Friends of the Earth and the Great British Bee Count

Written by Friends of the Earth senior nature campaigner Paul de Zylva

People around the UK are being urged to take part in the first Great British Bee Count, which began in June and runs until the end of August, to help scientists build a nationwide picture of bee health.

Friends of the Earth, B&Q and Buglife have developed a free smartphone app to enable people to identify bee species and log sightings while out and about, downloadable from the website. The citizen science project is part of the organisations’ work to reverse the severe decline in bee populations over recent decades.

Already more than 21,000 people have joined, spotting more than 600,000 bees across the UK. We’ve had hundreds of photos posted in our Facebook gallery of VIBs (that’s Very Important Bees) and tweeted at us. We’re delighted with the enthusiastic response – it really shows how much people care about bees and want to learn more about these iconic species.

The widespread support for our campaign to protect bees, The Bee Cause, has shown how many people are fascinated by bees, want to help and find out more. A recent YouGov survey puts bee decline top of people’s UK environmental concerns (85%), ahead of climate change (83%).

The Great British Bee Count has been designed to reach those people who want to learn a bit more and enjoy doing so without having to be an expert. With the aid of illustrations, the app helps you tell the difference between some of the most common or hard-to-identify bees, or choose ‘other’ if you’re not sure, and asks for information about location, habitat and numbers.

We’d like to make The Great British Bee Count an annual event, so the data, which we hope can be submitted for inclusion on the NBN Gateway at some point in the future, can be used to help fill in some of the blanks about where different species are thriving – and where they may be thin on the ground.

This year, the focus is on encouraging as many people as possible to get closer to nature and look for the fascinating differences in colour, shape and behaviour between different groups and species of bee. We hope that this will be the start of people’s journey towards becoming more knowledgeable about bees, and interested in acting for their revival.  We are talking with the National Biodiversity Network and a range of other organisations (including those we are working most closely with in getting the best possible National Pollinators Strategy from the Government this autumn) about how the data can be cleaned up and used, and how we could refine the survey next year to reach more people and make the data collected even better.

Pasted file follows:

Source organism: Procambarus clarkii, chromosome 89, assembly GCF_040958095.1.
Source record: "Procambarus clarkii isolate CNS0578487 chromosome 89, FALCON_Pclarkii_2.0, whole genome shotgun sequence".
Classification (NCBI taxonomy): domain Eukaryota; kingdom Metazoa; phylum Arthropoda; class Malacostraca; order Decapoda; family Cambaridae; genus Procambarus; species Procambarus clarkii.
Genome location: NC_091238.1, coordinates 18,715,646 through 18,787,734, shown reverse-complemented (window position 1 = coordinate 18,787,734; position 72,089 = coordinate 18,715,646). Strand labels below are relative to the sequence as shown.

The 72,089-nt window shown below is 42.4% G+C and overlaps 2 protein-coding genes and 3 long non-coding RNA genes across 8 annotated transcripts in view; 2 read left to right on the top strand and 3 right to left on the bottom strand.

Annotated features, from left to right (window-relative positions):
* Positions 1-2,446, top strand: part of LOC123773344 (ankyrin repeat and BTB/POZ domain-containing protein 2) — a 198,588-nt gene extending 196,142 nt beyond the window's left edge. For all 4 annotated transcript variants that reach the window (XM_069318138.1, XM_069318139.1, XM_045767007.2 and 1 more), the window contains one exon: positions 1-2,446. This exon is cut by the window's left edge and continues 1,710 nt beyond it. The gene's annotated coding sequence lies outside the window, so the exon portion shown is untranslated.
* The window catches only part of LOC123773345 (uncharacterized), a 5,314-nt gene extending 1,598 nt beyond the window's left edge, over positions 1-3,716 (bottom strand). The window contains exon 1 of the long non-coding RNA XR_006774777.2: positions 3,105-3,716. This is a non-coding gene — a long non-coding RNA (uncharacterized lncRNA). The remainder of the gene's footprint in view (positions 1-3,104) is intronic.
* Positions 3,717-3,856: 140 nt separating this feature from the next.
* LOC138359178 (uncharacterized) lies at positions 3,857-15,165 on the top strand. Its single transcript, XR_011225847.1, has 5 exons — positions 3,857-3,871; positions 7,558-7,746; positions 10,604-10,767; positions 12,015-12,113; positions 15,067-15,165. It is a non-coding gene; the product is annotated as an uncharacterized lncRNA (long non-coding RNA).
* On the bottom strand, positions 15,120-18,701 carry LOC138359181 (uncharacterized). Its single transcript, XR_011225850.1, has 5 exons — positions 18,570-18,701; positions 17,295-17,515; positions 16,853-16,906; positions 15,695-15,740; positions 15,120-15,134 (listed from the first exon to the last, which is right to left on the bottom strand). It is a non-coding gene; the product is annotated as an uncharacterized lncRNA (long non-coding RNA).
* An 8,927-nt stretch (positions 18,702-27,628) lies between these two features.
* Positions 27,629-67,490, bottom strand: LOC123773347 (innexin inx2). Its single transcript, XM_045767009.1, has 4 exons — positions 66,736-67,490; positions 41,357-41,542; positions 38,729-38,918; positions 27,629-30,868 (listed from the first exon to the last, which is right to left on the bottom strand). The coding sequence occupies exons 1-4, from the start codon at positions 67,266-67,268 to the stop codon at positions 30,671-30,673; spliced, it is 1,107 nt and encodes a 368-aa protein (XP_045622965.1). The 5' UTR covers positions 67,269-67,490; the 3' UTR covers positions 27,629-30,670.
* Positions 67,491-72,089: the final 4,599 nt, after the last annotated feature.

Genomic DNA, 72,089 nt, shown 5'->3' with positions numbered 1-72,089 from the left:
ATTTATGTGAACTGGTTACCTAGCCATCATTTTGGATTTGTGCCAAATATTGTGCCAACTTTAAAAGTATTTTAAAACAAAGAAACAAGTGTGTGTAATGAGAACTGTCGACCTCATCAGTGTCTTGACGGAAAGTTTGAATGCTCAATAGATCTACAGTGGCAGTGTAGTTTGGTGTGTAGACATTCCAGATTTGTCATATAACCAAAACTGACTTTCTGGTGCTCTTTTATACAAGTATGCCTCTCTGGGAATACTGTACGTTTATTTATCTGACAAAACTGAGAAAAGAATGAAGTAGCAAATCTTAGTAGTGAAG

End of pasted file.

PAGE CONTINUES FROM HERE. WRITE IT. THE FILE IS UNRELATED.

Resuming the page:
We’ll publish the first results this autumn. Over time, we hope they will help start to answer some key questions about bees: for example, whether gardens and schools are providing the right plants for bees, or if the tree bumblebee, frequently seen in the south, is now foraging in the north.

Of course, many organisations and experts, such as BWARS and Bumblebee Conservation Trust, are already doing great work monitoring groups of bees and other pollinating insects, from solitary and bumblebees to hoverflies and beetles. We want The Great British Bee Count to complement these programmes. The huge public interest in this project is also a way to send Government the clear signal that people want strong action to help bees. We’ll continue to call for a robust National Pollinator Strategy that fully tackles the threats bees face – like intensive farming, pesticides and how land is developed – as well as puts some money into proper national monitoring of bees health so the Government can plan effective action to help them.

In the meantime, a big thank you to everyone who’s joined the Great British Bee Count and is helping be part of the generation that saves our bees. You really are making a difference.

Bees' needs: public urged to support pollinators Defra has recently published its guidelines for simple actions to help pollinators and protect the vital contribution these insects make to our economy.  Find out more here

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